A few months later, the doctor said that Ralph was cured. He beat Tuberculosis. We went out on the town that day, along with a few friends we met at the hospital. What a great day. Ralph already wrote several letters to his family, telling them all about me. I could tell that he really loved me, almost as much as I loved him. We planned a fall wedding, back in Stephenville with all his family. I was excited to meet them, and Ralph said they were excited as well.

Everything was going so well, how could anything go wrong? Ralph picked up a job here in the city, and we were saving our money for the big day when suddenly my entire world came tumbling down.

This time there would be no treatment at the Sanitarium. Ralph had suffered an aneurism and died immediately.

I think I cried so much that I actually ran out of tears. My beloved Ralph, my handsome fiancé. My future. We had so many plans, and now it was over.

I wrote a letter to Ralph’s family explaining everything. They were devastated. With no money to bring Ralph’s body home, I took care of everything. I made sure he received a proper burial, and I paid for it all with the money we saved together.

They might say that Ralph didn’t have a long life, but I don’t agree. Despite being only 23 years old, Ralph managed to leave the simple country life of his siblings and travel across the province to the big city. He managed to beat a disease that killed so many, and he managed to fall in love…with me. I would say he led quite a full life. I just wish it could have been longer. I wish we could have had more time together.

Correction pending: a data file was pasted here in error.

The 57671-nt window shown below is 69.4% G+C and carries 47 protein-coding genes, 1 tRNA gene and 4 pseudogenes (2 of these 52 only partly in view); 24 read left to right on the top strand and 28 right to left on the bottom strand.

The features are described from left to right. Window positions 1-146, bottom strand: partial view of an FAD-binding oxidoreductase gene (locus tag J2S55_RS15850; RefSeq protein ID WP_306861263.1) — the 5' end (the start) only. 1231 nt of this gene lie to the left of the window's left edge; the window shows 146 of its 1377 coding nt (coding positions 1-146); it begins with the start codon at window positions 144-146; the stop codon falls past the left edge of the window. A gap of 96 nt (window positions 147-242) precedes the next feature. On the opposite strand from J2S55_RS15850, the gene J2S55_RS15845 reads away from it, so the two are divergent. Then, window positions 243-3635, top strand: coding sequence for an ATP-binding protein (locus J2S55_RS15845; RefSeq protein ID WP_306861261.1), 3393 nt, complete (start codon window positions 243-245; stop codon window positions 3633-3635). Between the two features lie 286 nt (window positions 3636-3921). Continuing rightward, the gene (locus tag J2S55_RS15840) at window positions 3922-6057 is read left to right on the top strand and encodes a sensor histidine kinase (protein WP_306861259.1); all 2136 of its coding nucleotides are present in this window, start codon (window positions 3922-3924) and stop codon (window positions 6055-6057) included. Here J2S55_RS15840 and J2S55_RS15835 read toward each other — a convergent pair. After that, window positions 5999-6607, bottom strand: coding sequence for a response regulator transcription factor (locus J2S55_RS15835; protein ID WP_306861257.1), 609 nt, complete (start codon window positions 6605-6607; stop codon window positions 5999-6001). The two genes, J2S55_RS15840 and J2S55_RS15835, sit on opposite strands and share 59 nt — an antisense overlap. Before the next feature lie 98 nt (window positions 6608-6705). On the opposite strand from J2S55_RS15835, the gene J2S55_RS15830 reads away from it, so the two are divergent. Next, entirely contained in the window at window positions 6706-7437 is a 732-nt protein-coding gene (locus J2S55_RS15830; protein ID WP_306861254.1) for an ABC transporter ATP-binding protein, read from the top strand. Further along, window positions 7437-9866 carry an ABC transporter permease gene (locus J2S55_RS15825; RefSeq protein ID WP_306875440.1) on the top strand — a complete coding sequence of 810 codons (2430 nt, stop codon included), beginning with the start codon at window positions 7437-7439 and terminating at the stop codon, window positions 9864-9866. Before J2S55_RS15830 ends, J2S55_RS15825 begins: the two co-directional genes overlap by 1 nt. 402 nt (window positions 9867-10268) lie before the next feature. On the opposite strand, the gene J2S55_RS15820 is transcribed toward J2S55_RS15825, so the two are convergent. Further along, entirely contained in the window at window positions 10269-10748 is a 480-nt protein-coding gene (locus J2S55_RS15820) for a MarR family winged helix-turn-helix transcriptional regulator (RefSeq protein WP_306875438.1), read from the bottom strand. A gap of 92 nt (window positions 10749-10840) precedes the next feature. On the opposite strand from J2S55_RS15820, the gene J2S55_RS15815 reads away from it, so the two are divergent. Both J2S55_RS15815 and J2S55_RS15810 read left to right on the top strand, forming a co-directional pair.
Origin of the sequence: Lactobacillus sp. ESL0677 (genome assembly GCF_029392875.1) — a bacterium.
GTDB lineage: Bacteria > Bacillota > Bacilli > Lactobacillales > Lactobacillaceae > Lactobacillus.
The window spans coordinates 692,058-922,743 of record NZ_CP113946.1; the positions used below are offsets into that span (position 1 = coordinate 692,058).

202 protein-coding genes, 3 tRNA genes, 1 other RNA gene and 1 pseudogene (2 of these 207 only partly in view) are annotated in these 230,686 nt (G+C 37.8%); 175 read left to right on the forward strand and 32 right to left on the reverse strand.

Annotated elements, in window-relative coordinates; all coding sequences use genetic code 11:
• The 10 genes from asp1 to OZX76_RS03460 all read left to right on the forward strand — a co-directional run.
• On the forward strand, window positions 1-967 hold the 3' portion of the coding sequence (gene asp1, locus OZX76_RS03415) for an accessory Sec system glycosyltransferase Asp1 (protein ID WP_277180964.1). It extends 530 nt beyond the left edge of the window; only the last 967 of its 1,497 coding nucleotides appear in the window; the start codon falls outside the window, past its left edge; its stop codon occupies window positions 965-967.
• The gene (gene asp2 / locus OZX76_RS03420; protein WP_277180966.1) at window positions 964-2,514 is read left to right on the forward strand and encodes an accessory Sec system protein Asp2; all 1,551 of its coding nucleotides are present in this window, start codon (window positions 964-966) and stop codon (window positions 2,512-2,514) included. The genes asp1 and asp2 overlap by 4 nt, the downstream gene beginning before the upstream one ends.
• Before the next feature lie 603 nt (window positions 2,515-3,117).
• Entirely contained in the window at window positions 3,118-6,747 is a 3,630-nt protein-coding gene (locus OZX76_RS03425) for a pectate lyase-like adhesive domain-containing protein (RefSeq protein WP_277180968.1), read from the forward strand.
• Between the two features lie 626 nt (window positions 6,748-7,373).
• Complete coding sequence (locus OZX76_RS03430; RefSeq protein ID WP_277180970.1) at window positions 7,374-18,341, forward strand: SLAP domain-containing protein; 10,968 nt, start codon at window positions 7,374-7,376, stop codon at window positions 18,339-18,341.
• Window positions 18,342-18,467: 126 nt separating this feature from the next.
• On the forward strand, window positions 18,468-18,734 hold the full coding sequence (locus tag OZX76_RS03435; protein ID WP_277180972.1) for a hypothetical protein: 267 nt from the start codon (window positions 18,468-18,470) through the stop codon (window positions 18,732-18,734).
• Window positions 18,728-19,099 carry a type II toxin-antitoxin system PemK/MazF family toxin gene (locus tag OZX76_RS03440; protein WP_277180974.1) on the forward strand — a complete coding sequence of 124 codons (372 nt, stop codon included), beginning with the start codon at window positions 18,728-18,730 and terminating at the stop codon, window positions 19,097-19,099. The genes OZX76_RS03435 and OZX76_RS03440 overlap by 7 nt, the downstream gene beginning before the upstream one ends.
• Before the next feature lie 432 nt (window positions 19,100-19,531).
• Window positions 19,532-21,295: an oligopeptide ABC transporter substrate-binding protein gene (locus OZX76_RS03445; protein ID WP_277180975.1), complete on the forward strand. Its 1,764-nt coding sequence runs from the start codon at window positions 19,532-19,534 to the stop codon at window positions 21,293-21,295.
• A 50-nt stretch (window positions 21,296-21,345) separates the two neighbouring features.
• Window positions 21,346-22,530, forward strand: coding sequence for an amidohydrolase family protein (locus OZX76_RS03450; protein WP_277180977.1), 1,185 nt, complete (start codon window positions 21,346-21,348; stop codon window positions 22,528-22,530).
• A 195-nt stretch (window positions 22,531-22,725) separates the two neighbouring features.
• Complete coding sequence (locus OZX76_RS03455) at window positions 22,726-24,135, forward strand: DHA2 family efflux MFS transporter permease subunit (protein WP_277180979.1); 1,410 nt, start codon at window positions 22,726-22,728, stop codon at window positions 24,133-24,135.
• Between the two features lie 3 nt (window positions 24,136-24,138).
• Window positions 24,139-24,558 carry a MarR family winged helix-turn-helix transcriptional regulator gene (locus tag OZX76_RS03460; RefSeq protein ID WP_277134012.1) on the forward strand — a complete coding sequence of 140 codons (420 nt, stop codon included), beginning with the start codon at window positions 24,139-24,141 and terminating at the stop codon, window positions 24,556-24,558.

I will never forget my handsome man, with his curly brown hair and beautiful eyes. I would especially never forget his voice, and how much I loved hearing him tell me how much he loved me. I miss you already Ralph.”

This is the story of my Great-Uncle Ralph White and the love affair he had with Mary Foley. Nobody knows what happened to Mary after Ralph passed away, all we have are the letters he wrote to his mother, how he expressed his love for Mary, and how he planned on making her his wife. We also have a few photos my family managed to dig up from old family albums.